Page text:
[TUHS] Sad news from IBM...

J. R. Valverde j at cnb.uam.es
Mon May 9 18:41:10 AEST 2005

I was reading Groklaw yesterday night when I came across this. It is a
very sad thought to know that possibly tons of old/ancient code is being
dumped in the trash bin.

More so now since the advent of software patents: it may become very
difficult to avoid a patent on a re-invention of the wheel if previous
knowledge has been dumped.

OK, the quote. It is from "the Todd Shaughnessy affidavit [PDF] from IBM 
that Magistrate Judge Brooke Wells requested they file when they turned 
over all the code and paperwork to SCO":

	28. As I have noted above, IBM does not maintain revision control 
	information for AIX source code pre-dating 1991. To the extent that 
	any code for the AIX operating system (that did not duplicate the 
	code already being produced in CMVC) was found during the search 
	described in Paragraph 26-27 above, it was produced. Paragraphs 
	29-31 below describe additional search efforts IBM undertook to 
	locate pre-1991 versions of AIX code. No versions of AIX pre-dating 
	1991 were found.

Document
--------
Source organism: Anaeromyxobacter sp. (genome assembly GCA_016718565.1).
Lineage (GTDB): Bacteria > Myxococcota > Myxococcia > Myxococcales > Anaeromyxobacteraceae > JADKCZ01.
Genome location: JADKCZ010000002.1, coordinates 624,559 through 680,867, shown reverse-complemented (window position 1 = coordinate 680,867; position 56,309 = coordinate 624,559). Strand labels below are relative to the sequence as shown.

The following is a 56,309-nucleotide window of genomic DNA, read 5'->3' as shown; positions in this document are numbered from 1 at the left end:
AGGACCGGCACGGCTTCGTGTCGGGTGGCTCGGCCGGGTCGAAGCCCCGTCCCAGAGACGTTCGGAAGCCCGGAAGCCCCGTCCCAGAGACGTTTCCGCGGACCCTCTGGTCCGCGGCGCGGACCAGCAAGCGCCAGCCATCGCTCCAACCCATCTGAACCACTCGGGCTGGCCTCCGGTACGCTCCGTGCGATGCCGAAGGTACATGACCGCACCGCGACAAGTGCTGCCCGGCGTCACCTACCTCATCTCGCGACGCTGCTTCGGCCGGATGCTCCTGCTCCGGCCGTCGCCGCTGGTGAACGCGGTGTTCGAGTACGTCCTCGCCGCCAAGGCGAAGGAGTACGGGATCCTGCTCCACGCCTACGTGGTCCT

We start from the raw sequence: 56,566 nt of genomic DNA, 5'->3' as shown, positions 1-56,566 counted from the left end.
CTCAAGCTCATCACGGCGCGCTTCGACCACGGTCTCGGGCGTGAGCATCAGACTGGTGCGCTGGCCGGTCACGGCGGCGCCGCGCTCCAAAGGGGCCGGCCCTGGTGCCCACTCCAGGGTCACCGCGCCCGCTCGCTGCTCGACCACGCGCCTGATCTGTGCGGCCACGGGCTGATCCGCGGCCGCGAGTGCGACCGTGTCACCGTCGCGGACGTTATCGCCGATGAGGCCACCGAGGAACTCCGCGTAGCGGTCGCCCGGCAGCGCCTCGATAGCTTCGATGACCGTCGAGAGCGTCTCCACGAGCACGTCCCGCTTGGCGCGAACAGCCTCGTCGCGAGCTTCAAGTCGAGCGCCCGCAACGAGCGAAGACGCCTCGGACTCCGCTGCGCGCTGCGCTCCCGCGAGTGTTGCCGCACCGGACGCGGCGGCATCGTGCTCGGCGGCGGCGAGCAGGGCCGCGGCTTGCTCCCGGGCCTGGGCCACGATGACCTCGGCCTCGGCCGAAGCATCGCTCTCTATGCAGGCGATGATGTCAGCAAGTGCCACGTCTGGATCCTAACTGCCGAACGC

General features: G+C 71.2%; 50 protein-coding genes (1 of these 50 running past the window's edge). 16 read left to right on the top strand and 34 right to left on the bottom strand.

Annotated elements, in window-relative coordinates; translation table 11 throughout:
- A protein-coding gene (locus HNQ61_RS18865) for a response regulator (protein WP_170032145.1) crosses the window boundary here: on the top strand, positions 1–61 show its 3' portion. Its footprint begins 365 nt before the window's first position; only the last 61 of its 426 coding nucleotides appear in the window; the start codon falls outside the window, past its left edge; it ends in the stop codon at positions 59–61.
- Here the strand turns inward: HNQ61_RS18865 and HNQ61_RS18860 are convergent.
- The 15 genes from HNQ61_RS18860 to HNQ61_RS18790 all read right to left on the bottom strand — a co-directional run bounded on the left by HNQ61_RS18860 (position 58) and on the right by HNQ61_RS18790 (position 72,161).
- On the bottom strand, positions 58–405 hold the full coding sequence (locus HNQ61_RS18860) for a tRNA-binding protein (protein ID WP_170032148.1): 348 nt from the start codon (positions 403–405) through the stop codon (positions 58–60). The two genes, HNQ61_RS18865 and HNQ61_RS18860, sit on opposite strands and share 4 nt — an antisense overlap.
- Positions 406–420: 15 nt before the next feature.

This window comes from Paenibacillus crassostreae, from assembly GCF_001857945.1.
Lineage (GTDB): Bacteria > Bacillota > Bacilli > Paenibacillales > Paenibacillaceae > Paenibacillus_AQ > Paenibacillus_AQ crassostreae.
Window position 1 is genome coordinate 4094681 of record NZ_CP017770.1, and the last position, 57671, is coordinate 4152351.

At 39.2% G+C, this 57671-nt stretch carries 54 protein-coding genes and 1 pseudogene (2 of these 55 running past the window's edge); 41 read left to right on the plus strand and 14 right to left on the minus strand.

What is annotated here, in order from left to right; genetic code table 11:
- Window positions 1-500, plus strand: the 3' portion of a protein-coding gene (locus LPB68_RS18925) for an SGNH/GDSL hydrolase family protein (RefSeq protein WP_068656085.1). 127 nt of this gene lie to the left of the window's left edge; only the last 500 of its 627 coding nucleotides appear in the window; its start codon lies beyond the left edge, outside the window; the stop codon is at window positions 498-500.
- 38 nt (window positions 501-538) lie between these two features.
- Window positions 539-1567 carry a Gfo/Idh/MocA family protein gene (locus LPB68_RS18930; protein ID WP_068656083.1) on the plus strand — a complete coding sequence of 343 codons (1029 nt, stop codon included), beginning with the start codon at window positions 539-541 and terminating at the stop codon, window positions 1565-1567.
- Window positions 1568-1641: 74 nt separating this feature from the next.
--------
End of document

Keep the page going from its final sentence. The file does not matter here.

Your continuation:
29. In the 1980s and early 1990s, IBM prepared vital records backups 
	of AIX source code and transferred them to a remote storage location. 
	At some point in the 1990s, the AIX vital records tapes were transferred 
	to Austin, Texas. In late 2000, the tapes were determined to be obsolete, 
	and were not retained.

	30. The AIX development organization contacted other IBM employees who 
	were known or believed to have been involved with the development or 
	product release of AIX versions prior to 1991. In addition, IBM 
	managers and attorneys asked current members of the AIX development 
	organization whether they were aware of the location of pre-1991 
	releases of AIX source code. No one asked was aware of any remaining 
	copies of pre-1991 AIX source code.

Perhaps we should do something to raise awareness about the relevance of 
legacy (not only UNIX) source code. And in any case, it is a pity that all
that historical information had been lost forever.

I have always complained about this, and consider it the biggest drawback of
closed proprietary source code: it is OK that law protects developer interests 
with the goal of promoting innovation and the public benefit at large. But it
is a lose for everybody whenever any such "protected" code is dumped into the
bin banning anyone else from further benefitting from or exploiting it, and 
opening the road for opportunists to claim they "newly invented" it.

Sic. Sigh.
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